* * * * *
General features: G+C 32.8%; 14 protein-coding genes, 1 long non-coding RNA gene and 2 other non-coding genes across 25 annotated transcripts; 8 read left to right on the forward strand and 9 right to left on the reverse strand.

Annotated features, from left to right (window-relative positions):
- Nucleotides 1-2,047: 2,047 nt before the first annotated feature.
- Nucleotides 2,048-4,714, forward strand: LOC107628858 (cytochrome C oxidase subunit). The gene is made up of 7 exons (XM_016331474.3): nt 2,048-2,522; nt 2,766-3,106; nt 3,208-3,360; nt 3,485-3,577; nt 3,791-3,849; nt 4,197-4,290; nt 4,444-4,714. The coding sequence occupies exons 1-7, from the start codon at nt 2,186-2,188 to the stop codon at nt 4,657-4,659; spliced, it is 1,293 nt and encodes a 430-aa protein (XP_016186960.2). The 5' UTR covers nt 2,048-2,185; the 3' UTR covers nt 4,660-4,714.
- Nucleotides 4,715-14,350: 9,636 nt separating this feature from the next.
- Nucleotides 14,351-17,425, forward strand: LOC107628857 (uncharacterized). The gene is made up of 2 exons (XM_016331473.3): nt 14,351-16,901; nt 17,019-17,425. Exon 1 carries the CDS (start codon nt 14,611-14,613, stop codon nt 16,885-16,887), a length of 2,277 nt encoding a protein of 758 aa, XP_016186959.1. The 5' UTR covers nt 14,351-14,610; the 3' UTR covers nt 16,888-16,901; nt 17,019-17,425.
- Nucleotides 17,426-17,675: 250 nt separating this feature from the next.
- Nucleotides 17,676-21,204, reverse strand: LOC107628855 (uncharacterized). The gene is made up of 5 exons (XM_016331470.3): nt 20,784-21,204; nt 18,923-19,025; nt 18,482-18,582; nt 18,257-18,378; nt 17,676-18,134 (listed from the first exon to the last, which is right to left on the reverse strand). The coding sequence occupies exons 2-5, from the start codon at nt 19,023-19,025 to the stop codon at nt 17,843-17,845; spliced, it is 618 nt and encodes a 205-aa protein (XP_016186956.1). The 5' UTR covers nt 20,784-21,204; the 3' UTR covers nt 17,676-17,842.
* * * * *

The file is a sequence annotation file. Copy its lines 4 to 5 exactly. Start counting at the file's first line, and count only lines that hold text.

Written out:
- Nucleotides 2,048-4,714, forward strand: LOC107628858 (cytochrome C oxidase subunit). The gene is made up of 7 exons (XM_016331474.3): nt 2,048-2,522; nt 2,766-3,106; nt 3,208-3,360; nt 3,485-3,577; nt 3,791-3,849; nt 4,197-4,290; nt 4,444-4,714. The coding sequence occupies exons 1-7, from the start codon at nt 2,186-2,188 to the stop codon at nt 4,657-4,659; spliced, it is 1,293 nt and encodes a 430-aa protein (XP_016186960.2). The 5' UTR covers nt 2,048-2,185; the 3' UTR covers nt 4,660-4,714.
- Nucleotides 4,715-14,350: 9,636 nt separating this feature from the next.